Sunday, February 1, 2015

First steps of construction

I will save you the mundane details of material preparation but rest assured there was plenty.  It all came from three 12ft 1x8's.  I put painstaking effort into grain match and and prominence of the ray-fleck figure across the whole piece.  What I've got here in the picture is all the rough cut pieces for the chest without the lid, which will end up taking nearly one whole 1x8.

On the corners I used a method to show off the ray fleck on both exposed faces.  Instead of using an 1 1/2in square post, which would have one quarter sawn face and one plain sawn face showing, I mitered two quarter sawn pieces together and reinforced them with a spline.

Mitered corner joint on a chest

I did a test assembly with some scraps around the shop and was feeling good about it.  I took the plunge on the real pieces and didn't have it dialed in just right yet.  It took way too many clamps to get the miter to close up nicely over the whole length. I got it dialed in and the subsequent corners came together nicely.  At this point I'm most concerned about the appearance of the miter because the pieces are still oversized and I'll still have a chance to get all the faces and edges squared up.

There is a lot of joinery in this chest.  I was happy to have a hollow chisel mortiser and the time it took to whip up this dado sled was well worth it. Having a sled like this is an important tool for repeating cuts.  Set the stop block once, and zip through the 32 or so tenons that need to be cut.  I also cut the curved stiles on the bandsaw and used a router sled and a template bit to finish them up.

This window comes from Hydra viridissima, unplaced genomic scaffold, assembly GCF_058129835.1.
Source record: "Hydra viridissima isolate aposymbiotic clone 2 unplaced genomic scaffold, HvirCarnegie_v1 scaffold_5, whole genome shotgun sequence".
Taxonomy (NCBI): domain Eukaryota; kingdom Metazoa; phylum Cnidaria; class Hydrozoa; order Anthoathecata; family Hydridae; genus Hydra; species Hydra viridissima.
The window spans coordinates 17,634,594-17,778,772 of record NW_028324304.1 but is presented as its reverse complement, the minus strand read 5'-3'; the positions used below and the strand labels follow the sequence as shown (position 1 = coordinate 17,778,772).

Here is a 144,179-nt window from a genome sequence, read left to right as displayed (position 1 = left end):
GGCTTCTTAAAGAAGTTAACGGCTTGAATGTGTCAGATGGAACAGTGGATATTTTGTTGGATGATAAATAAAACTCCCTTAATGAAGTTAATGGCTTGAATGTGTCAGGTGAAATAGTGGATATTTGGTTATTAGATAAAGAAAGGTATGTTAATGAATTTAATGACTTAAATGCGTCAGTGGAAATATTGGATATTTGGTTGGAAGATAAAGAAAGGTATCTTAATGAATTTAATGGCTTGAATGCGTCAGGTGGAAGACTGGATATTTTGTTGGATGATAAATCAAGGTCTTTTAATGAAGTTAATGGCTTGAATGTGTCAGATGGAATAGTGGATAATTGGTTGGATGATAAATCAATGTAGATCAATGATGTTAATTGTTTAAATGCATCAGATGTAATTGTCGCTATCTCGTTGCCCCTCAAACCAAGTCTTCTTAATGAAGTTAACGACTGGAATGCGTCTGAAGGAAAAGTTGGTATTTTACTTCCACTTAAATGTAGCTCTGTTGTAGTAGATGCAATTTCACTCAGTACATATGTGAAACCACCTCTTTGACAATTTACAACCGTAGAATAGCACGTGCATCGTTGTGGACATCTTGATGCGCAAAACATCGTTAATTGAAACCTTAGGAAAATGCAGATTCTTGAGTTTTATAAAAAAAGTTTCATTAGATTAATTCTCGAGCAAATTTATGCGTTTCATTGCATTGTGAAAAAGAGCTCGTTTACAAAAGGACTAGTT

What a time saver!!

Joinery Finished, now on to panels...

With all the joinery cut, it's time to fit this thing together.  After a little fine tuning with the shoulder plane, everything went together nicely.  Also a good time to make a few notes on joints that need to  be cleaned up.

The panels were pretty straight forward.  I resawed some material and sanded it down to about 1/4 in with a wide belt sander.  I got some pretty nice grain pattern but no real fantastic book-match pieces but that's no surprise with quartersawn material.  I dry fit the sides together so I could see the panels in place.  Since they were plenty oversized, I was able to really fine-tune the final look.

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